Heart and Lung - Twistin' The Knife Away (Cover Artwork)

Heart and Lung

Twistin' The Knife Away (2021)

Red Scare Industries

Cleveland is not a particularly cool city. I say this as someone who grew up there. It doesn’t have the flash of big cities, it’s intentionally disinvested from, and its mayor even noted its perception as the “butthole of the world.” However, as a young punk kid stuck in Cleveland - which so happens to be placed between Chicago and the Northeast corridor - one of its bright spots was its touring scene. Cleveland was not a market to be missed and given its placement between some very strong regional scenes, bands from the city bled influences from all over the Northeast to the Midwest. A likely product of nearly every 2000s pop-punk, power pop, and punk rock band playing at one of the city’s many historic punk venues.

Enter Heart & Lung. The Cleveland four piece is a constant feature in the local scene who have released Twistin’ The Knife Away, their second overall full length. The album is a clear product of a Cleveland scene that served as a buffet of punk for its receptive fans.

Twistin’ The Knife Away is a fun slab of 27 minute power pop featuring three part vocal harmonies, an affinity for quirky guitar leads, and a welcome lightheartedness making this one of the most fun records of 2021. Pop-punk fans might have flashbacks to the early Drive Thru Records days of Allister. “I’m Fine” shows Heart & Lung can put forth a melodic and aggressive song to great effect. The album has moments throughout that wouldn’t sound out of place on Dead Ends & Girlfriends. “Shit Together” is another example of this utilizing all three vocalists in a call and response verse that ends in a shared harmony with the band singing, “I don’t know if I ever / Will get my shit together.” With “Shit Together,” we also see Heart & Lung’s originality in their affinity for guitar leads that can spin a song into multiple directions by pulling in influences.

What makes this record unique is the band’s ability to blend those influences from all across the punk spectrum while still being unique to their power pop foundation. Opener “Watch You Suffer” is on the harder spectrum of what the band offers with a kick ass instrumental breakdown demonstrating all the players intermixing chops. It rocks like some of the last material from The Holy Mess. “Never Come Home” is another gritty punk song in that mix with complimentary background shouts of “woah-oh-ohs.” A song like “Headache” is a master class in writing a hook. Opening with two complimentary yet competing guitar lines, the song is a two minute ode to a hangover. The song even builds those country guitar bends The Ataris used to make work on End Is Forever into it. Short blasts of more straight ahead pop-punk like “Die Alone” and “Caveman” are easy to welcome comparisons to Teenage Bottlerocket too.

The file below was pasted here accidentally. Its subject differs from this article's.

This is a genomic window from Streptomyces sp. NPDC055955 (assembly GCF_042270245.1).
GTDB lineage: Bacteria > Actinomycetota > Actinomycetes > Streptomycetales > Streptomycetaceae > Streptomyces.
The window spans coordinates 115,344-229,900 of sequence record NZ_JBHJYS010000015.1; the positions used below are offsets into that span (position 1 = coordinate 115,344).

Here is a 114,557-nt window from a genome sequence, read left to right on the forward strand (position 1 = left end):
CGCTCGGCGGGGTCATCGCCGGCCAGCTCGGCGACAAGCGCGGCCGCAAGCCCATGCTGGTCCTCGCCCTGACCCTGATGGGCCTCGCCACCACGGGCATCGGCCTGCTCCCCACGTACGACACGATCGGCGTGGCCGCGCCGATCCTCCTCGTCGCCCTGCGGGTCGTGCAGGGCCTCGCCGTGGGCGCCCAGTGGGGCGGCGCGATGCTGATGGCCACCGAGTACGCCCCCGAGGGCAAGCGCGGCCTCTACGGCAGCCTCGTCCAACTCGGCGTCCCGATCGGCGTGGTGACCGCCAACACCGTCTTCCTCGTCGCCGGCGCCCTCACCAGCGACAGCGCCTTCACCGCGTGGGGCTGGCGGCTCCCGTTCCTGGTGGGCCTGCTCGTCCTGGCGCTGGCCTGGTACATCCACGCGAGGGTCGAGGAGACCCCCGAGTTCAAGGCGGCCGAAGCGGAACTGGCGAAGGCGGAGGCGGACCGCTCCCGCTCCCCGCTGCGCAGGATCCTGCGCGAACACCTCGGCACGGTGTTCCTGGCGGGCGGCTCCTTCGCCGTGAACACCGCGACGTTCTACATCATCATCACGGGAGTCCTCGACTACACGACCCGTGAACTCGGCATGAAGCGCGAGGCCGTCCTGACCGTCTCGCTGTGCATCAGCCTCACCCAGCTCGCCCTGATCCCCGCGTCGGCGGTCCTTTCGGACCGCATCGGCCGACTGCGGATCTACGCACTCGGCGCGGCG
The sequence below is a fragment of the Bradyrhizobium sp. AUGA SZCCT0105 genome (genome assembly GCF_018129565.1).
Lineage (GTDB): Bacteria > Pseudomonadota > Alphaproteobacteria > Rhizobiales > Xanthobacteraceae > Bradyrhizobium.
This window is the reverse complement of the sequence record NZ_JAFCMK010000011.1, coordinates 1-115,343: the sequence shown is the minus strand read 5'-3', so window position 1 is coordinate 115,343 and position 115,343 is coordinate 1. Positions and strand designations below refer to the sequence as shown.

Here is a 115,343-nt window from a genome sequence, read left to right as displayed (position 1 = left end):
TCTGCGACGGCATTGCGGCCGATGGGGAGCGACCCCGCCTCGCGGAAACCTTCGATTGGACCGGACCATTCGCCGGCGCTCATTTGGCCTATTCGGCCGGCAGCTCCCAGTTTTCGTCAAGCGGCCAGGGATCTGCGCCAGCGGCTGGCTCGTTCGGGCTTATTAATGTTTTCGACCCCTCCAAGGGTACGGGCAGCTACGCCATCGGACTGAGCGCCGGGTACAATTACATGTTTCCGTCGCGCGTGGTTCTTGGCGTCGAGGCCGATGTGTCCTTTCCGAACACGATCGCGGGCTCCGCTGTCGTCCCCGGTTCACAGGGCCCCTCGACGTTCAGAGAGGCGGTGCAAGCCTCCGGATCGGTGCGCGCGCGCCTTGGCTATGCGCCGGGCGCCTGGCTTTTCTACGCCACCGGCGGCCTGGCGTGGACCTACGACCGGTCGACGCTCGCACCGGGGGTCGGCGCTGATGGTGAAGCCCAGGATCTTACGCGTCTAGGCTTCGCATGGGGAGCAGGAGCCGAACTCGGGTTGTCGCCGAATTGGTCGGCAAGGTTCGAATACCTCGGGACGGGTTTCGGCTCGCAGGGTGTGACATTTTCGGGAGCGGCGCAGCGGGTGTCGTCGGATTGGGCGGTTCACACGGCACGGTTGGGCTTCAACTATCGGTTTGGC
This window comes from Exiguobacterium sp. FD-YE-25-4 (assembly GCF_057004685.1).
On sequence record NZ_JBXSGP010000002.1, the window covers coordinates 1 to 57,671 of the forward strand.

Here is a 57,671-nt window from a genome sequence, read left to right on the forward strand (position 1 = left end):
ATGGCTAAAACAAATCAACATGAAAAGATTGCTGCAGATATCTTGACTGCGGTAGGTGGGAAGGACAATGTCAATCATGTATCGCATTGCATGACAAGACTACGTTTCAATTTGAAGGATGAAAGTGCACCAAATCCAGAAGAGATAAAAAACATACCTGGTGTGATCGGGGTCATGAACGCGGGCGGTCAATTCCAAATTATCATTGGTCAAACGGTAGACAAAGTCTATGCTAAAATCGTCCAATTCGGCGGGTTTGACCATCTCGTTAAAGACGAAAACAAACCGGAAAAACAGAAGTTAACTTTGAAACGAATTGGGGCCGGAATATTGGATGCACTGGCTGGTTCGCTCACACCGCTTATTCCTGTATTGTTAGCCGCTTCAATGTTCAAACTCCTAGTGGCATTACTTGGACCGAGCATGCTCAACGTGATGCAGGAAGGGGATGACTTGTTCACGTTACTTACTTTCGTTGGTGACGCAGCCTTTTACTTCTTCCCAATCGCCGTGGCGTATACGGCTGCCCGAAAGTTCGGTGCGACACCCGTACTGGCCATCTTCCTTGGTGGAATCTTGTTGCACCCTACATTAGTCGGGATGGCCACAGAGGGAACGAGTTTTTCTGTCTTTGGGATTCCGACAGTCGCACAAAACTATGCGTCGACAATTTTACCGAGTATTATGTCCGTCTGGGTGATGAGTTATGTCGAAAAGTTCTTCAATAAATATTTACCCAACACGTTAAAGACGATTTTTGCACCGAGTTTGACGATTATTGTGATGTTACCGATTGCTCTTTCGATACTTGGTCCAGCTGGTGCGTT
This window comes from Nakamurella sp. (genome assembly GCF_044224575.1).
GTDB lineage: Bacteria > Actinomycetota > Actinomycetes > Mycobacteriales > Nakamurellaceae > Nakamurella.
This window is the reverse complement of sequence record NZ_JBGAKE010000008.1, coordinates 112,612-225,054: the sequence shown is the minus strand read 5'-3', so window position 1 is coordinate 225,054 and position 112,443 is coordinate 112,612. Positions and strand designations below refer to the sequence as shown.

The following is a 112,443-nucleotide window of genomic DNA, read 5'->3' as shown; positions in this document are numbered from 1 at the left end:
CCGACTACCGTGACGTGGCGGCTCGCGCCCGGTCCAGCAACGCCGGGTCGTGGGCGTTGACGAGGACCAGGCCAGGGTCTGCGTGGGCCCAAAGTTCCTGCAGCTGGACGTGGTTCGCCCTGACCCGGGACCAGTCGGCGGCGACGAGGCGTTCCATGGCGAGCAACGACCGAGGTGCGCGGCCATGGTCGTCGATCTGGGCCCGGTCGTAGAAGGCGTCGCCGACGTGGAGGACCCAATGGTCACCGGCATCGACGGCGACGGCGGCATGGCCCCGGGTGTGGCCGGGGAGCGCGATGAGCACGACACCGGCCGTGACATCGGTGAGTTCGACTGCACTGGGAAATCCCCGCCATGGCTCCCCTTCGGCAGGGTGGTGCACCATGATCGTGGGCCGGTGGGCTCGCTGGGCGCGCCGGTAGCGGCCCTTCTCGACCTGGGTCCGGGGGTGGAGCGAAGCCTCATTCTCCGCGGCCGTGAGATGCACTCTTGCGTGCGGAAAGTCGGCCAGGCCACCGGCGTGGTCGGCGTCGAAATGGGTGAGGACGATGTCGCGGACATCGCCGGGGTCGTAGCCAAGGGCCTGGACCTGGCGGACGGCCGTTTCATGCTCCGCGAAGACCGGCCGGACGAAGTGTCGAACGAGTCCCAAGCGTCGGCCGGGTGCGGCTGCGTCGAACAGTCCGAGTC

While Heart & Lung touch on topics that are sure to relate to any 30 year old punk who’s contemplating how long they can actually be a punk. “Punk Posters” is a great example of this. The song is in the aftermath of a breakup that finds you with some empty walls and closets full of Kid Dynamite posters that your partner made you store away when they moved in. It’s also catchy as hell and you’ll be singing its infectious chorus for days. “Call me tonight / Now that it’s over / Putting up all my old punk posters” goes the chorus with three part harmonies repeating that last line. It’s the type of ‘it is what it is’ acceptance of knowing you struggle with what constitutes concepts like business casual. You mean this Lawrence Arms shirt isn’t professionally appropriate? But I’ve been wearing it since I was 15 and no one’s had a problem until now.

Music is meant to be fun. A lot of punks share that sense of arrested development. Heart & Lung exemplify that with Twistin’ The Knife Away. Its hooks will knock the cynic out of you. It makes sense that Heart & Lung can easily do that because if you were made in a town like Cleveland, cynicism can only get you so far.